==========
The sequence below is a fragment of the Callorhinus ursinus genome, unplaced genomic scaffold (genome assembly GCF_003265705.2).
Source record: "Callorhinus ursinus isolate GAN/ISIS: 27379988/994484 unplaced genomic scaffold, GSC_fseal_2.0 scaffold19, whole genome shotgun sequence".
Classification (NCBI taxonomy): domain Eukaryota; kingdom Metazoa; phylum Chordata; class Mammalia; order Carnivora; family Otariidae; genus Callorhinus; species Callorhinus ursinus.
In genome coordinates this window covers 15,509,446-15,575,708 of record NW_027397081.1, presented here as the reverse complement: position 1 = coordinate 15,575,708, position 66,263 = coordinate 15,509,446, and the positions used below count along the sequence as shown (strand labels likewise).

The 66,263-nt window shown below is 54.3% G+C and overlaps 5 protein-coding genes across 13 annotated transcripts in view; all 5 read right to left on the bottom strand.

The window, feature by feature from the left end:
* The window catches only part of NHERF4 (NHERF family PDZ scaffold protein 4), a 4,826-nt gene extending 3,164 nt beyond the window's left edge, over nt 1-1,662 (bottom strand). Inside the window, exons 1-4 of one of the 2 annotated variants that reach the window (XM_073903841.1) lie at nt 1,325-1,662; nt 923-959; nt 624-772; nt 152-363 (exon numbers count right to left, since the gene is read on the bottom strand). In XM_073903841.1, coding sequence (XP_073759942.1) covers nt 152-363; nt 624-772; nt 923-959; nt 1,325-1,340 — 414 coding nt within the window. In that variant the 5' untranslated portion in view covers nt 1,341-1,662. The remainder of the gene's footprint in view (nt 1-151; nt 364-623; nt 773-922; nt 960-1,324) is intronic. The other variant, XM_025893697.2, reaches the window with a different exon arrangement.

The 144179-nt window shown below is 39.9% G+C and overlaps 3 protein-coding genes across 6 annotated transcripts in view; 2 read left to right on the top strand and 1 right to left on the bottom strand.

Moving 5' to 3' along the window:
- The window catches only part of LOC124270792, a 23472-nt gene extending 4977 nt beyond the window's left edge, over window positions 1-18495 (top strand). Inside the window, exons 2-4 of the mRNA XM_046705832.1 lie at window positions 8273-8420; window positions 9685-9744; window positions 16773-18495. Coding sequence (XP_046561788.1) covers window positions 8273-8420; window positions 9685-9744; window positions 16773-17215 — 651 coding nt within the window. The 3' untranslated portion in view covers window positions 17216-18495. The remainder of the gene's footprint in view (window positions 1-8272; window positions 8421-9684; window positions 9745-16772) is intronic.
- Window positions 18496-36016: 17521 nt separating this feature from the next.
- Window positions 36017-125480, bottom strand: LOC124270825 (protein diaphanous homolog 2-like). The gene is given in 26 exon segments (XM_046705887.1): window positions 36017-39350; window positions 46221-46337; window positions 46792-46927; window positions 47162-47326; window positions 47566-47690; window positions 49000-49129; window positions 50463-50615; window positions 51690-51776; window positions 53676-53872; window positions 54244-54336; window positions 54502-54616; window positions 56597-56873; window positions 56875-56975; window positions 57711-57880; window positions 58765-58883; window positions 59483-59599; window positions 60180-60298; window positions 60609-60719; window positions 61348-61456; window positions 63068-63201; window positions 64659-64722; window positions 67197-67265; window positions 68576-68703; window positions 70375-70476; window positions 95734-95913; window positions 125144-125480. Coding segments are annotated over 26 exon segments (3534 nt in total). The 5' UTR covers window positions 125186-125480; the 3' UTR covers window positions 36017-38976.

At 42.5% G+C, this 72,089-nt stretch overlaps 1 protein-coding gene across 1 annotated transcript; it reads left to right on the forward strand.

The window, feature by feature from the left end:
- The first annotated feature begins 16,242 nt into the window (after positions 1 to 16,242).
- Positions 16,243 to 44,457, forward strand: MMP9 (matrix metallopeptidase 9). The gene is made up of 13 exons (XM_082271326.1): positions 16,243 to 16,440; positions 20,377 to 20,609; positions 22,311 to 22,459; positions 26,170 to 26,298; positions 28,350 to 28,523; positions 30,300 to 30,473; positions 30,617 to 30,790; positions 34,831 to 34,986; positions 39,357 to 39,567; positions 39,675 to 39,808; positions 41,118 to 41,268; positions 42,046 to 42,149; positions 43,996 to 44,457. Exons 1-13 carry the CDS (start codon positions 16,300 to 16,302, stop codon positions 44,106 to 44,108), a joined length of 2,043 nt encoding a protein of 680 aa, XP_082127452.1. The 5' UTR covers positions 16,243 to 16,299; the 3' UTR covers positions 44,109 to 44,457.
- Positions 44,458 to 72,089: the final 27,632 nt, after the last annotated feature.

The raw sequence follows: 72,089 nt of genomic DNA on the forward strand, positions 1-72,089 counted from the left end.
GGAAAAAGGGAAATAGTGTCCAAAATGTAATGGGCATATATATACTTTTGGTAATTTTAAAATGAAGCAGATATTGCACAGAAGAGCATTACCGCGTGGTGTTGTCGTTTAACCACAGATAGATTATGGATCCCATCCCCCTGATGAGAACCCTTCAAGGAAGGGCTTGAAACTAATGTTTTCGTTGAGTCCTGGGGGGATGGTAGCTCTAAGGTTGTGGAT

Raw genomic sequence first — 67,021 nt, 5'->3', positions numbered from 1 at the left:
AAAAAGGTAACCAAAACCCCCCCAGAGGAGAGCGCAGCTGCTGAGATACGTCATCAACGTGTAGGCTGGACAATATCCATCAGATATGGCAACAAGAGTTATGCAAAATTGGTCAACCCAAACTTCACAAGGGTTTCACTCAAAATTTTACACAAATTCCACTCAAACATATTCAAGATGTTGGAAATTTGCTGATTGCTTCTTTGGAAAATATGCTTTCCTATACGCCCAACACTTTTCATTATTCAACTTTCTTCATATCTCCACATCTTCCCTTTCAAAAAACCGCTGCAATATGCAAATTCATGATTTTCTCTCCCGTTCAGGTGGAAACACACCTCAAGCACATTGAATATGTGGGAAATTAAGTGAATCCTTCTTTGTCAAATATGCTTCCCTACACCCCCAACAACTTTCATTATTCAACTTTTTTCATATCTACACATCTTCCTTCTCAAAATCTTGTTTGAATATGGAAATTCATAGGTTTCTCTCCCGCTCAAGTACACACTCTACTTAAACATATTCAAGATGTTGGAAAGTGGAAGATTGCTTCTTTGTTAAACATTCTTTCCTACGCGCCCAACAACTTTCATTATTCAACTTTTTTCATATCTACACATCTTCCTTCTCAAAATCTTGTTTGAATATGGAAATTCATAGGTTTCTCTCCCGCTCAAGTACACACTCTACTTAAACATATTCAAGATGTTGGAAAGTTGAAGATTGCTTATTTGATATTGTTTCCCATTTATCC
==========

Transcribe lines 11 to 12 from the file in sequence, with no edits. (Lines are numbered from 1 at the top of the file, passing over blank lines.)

- Window positions 18496-36016: 17521 nt separating this feature from the next.
- Window positions 36017-125480, bottom strand: LOC124270825 (protein diaphanous homolog 2-like). The gene is given in 26 exon segments (XM_046705887.1): window positions 36017-39350; window positions 46221-46337; window positions 46792-46927; window positions 47162-47326; window positions 47566-47690; window positions 49000-49129; window positions 50463-50615; window positions 51690-51776; window positions 53676-53872; window positions 54244-54336; window positions 54502-54616; window positions 56597-56873; window positions 56875-56975; window positions 57711-57880; window positions 58765-58883; window positions 59483-59599; window positions 60180-60298; window positions 60609-60719; window positions 61348-61456; window positions 63068-63201; window positions 64659-64722; window positions 67197-67265; window positions 68576-68703; window positions 70375-70476; window positions 95734-95913; window positions 125144-125480. Coding segments are annotated over 26 exon segments (3534 nt in total). The 5' UTR covers window positions 125186-125480; the 3' UTR covers window positions 36017-38976.